Wednesday, December 31, 2014

Brother Son, Sister Moon

It was a Saturday evening with nothing to do. I found myself alone in La Ceiba, Honduras, during my two-plus years of voluntary service in that locality. For some reason, there was no youth group meeting, our usual Saturday night entertainment. All my friends were gone somewhere and I was left alone.

Many times I loved to get away by myself when my fellow volunteers sat up until late at night playing cards. They would get so involved and excited that they couldn’t sleep when they finally climbed into bed. I had participated in many of these games until I decided that we were not immersing ourselves in the  culture we had come to serve by playing card games with ourselves. So I would venture out on my own, sit in the park and talk to whomever walked by. Often my conversation partners were shoe shine boys. But I was learning Spanish and culture.

On this particular night, however, I wanted some ex-patriot company, and there was none around. What should I do? There were times when we sneaked into the movie theater to catch a movie, even though attendance at such venues was frowned on by our church. The usual fare on Saturday night was spaghetti westerns, usually a double feature, but not one of my favorite ways of spending time. But I was bored, and probably even a little homesick. I decided to go to the movies.

The feature film was called “Brother Sun, Sister Moon.” Since I was not very well versed on movies, I had no idea what it was about. I figured it was a western, and planned to  pass the time with some mindless entertainment.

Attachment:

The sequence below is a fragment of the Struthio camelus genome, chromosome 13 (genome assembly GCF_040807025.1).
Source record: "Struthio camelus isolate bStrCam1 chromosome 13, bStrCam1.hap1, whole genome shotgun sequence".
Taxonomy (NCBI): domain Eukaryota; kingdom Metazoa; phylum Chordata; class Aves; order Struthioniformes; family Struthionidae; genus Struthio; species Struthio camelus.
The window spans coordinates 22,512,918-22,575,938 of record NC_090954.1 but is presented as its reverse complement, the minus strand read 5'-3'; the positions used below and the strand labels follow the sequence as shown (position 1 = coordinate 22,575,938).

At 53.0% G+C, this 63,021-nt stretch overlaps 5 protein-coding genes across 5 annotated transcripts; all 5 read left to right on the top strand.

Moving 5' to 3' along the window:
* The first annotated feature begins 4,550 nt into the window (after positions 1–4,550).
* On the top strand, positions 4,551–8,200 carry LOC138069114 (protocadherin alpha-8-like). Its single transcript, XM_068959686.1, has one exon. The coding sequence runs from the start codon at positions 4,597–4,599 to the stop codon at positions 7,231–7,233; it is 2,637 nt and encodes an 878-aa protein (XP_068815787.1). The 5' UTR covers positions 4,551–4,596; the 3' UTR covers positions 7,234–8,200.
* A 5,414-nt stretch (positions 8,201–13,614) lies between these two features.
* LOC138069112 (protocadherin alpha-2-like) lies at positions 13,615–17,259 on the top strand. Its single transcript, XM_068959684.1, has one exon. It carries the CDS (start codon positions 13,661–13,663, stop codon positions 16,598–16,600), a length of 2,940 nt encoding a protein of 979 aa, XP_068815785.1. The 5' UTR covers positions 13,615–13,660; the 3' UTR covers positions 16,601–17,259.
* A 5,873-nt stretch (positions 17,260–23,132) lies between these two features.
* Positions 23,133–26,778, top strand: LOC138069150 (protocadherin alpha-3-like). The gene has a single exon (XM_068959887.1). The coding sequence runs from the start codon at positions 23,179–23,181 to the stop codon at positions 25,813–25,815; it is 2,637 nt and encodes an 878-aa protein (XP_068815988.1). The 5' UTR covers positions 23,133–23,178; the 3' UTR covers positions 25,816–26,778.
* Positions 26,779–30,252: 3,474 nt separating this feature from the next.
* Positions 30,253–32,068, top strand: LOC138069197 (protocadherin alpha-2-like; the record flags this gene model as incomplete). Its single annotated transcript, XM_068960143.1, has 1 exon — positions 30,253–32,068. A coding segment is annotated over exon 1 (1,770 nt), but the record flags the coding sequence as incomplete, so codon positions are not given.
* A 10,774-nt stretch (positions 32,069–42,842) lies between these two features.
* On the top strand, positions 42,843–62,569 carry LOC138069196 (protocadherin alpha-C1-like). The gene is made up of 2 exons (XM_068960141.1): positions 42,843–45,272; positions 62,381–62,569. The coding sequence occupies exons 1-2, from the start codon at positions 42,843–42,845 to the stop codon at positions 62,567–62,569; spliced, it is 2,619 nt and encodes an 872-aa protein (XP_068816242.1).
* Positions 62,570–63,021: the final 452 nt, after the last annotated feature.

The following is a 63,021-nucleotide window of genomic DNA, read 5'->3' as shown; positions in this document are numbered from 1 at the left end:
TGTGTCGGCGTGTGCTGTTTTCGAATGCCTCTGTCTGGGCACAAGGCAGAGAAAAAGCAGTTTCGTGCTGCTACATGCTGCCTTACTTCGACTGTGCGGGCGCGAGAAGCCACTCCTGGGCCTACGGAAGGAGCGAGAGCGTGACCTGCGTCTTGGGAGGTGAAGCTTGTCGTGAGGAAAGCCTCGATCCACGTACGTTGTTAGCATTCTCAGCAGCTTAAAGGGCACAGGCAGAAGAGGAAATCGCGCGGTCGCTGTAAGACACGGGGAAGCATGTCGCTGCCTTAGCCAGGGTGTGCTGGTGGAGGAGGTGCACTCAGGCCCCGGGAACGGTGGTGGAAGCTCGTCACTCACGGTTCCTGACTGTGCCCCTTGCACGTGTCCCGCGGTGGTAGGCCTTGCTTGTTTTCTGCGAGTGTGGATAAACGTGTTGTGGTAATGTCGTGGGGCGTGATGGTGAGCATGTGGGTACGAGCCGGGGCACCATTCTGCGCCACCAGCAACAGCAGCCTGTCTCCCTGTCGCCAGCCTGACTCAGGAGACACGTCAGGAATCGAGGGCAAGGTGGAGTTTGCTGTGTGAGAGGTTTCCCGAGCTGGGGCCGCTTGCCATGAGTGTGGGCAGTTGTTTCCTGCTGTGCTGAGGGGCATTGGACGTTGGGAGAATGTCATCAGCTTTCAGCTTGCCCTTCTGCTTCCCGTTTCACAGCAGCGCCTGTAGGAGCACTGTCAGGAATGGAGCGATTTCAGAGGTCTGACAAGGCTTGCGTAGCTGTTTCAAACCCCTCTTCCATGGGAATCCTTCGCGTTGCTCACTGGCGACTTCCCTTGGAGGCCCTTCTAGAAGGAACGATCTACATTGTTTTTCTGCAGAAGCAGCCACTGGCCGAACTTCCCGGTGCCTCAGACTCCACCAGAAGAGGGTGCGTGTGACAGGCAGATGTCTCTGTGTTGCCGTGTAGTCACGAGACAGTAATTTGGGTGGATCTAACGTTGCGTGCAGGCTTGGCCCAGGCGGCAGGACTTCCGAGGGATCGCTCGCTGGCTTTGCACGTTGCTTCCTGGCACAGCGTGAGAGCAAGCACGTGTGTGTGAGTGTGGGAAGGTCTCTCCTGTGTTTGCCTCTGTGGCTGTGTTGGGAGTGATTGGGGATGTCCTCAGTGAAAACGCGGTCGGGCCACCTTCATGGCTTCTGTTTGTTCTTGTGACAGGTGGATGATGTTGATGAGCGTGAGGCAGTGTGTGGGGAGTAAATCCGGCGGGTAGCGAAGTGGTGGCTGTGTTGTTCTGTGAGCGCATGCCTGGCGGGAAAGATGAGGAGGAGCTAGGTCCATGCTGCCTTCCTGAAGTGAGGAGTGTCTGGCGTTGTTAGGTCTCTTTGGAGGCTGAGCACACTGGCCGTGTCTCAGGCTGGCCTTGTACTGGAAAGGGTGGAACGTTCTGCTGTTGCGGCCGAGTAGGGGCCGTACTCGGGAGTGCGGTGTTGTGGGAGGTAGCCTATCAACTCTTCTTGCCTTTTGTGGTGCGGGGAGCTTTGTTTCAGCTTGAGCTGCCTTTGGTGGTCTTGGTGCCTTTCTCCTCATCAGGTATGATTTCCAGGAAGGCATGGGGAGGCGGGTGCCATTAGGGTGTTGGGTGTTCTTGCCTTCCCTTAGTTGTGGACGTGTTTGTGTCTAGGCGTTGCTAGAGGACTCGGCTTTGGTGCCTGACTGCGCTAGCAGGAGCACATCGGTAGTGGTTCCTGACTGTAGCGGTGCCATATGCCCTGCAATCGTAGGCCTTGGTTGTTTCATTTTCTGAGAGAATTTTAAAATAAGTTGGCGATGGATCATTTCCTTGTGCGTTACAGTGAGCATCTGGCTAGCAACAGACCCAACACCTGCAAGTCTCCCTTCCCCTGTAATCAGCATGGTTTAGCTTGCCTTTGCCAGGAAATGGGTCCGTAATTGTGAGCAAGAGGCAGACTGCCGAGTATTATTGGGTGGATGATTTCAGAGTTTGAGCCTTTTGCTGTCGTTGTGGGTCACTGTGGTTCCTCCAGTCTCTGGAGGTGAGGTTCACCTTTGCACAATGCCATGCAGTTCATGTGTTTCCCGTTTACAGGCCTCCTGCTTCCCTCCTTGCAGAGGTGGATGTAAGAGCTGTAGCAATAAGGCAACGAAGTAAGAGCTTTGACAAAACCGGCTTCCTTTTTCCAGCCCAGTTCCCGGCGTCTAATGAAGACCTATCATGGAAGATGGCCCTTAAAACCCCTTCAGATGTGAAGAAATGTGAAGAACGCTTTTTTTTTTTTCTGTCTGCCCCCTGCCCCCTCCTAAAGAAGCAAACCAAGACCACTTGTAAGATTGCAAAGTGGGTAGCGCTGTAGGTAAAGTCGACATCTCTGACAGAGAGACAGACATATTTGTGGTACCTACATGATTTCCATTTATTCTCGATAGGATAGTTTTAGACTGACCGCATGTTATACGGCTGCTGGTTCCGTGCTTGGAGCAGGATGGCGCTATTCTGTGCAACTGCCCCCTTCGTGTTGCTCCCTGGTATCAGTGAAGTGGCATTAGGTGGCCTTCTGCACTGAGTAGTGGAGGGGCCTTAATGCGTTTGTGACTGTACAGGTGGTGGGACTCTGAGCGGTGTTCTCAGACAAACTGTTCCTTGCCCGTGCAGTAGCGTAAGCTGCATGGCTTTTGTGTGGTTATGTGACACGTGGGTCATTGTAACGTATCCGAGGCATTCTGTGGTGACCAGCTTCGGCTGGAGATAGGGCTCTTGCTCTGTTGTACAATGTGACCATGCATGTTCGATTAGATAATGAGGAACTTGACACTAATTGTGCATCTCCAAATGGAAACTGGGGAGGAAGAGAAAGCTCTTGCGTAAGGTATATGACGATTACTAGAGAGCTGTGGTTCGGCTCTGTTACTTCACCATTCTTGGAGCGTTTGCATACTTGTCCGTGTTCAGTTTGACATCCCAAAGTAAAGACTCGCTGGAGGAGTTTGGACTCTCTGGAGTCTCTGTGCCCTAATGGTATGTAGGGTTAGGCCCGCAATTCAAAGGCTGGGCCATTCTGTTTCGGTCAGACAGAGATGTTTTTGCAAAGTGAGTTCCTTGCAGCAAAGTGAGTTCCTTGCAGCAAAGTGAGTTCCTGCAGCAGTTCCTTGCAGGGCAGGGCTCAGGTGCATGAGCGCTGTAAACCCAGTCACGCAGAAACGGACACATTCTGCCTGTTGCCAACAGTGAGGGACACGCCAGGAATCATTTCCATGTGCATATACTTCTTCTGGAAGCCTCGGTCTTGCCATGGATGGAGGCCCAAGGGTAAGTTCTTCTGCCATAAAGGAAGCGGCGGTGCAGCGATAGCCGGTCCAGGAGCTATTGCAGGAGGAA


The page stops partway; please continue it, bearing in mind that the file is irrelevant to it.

Like a blossoming rose, slowly the movie unfolded in front of my eyes. I couldn’t believe what I was watching. It was a movie about the life of St. Francis of Assisi, something I knew nothing about, but which held me spellbound for its entirety. Nearly everything about his life reminded me of my own Anabaptist heritage; conversion from a frivolous wealthy merchant’s son to taking a vow of poverty; from reforming the church to service to the poor; remaining true to his conversion in spite of threats from his family, friends and the established church.

Perhaps it was because I was expecting nothing while attending the movie. Perhaps it was the similarities between how Francis lived and my idealized theological perspectives. Perhaps it was a well-directed and photographed movie. Whatever the reason, I was mesmerized by this event. I walked out of the theater with my feet barely touching the ground. What started out as a lonely, boring evening turned into a transcendent moment.

I was reminded of this event recently while reading Jamie Arpin-Ricci’s chapter in the recently released book
A LivingAlternative: Anabaptist Christianity in a Post-Christendom World from Ettelloc Publishing, titled “What Anabaptists Can Learn from St. Francis of Assisi.” There are lots of parallels, a few of which I mentioned above. I have found deep resonance with the writings of Franciscan Richard Rohr as well.

What points of convergence and divergence do you see between Franciscan and Anabaptist theology and practice?


  1. Hi Don - your post made me smile. I saw this movie as a young kid in a drive-in in Windhoek, Namibia, in 1974/5 and again in the mid-eighties. It's been my all time favourite movie since then and, living in Africa, I struggled for years to find the DVD. What a joy when I finally got a copy from the USA! I'm not an Anabaptist in name but if I have to identify with a historical theological label it would be brethren/anabaptist - for the very reason that these groups are so closely affiliated with the type of spirituality portrayed in the movie and, of course, by the life of Christ.

    1. Thank you for your comments Tobie! I would have replied earlier, but comments from my posts were ending up in my email spam. Glad you found my comments to your liking. Blessings on the journey.